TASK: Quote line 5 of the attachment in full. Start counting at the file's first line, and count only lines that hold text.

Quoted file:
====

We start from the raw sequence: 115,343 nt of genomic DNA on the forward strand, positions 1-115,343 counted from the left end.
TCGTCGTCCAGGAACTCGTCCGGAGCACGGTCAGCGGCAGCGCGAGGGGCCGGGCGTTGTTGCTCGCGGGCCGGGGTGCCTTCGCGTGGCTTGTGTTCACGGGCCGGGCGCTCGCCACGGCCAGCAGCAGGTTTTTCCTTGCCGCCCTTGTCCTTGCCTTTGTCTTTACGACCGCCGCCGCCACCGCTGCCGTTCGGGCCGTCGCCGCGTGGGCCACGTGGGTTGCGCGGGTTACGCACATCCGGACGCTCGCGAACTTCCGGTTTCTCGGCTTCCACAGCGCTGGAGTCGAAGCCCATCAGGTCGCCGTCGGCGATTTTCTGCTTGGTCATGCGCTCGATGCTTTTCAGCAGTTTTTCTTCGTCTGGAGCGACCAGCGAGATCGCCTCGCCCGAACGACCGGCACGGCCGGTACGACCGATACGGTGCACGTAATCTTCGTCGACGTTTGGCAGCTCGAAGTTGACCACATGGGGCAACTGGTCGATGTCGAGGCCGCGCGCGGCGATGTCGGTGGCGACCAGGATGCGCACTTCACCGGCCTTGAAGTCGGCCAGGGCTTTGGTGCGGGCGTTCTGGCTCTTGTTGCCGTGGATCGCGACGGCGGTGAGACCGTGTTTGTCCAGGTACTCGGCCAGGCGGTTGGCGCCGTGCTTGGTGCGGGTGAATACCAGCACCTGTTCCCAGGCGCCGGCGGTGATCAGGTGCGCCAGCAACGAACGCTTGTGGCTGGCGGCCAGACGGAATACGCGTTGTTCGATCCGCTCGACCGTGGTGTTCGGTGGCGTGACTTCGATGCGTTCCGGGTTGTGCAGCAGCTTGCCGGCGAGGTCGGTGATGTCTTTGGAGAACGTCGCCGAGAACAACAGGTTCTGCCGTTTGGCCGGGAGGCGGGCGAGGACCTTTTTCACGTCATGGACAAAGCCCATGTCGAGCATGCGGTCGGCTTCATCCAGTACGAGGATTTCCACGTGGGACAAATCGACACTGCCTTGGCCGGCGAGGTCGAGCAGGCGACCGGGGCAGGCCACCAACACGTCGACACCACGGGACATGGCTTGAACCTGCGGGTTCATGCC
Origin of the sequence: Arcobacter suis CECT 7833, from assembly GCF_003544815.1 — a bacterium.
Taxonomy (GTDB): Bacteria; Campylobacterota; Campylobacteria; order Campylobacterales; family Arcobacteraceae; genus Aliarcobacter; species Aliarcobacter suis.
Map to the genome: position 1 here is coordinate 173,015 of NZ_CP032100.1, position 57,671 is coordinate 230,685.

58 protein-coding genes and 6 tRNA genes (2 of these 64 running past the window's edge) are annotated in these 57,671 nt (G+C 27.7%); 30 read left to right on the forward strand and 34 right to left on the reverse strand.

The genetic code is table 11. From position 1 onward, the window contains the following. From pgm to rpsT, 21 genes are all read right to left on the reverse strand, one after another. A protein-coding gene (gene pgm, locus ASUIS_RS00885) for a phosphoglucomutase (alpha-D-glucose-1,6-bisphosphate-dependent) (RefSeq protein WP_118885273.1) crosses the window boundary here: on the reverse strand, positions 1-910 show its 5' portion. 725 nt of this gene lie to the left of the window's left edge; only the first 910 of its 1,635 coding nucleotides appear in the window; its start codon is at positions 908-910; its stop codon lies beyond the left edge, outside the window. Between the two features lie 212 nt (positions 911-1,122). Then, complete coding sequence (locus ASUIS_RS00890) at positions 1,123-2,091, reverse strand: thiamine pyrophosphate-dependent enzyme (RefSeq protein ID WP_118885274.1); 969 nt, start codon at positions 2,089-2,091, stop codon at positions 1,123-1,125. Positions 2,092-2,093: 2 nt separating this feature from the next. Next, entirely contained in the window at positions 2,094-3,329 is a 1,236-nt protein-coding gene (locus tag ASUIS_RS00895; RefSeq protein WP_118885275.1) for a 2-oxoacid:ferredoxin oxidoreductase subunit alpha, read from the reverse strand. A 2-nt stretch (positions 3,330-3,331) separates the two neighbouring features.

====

Map to the genome: position 1 here is coordinate 173,015 of NZ_CP032100.1, position 57,671 is coordinate 230,685.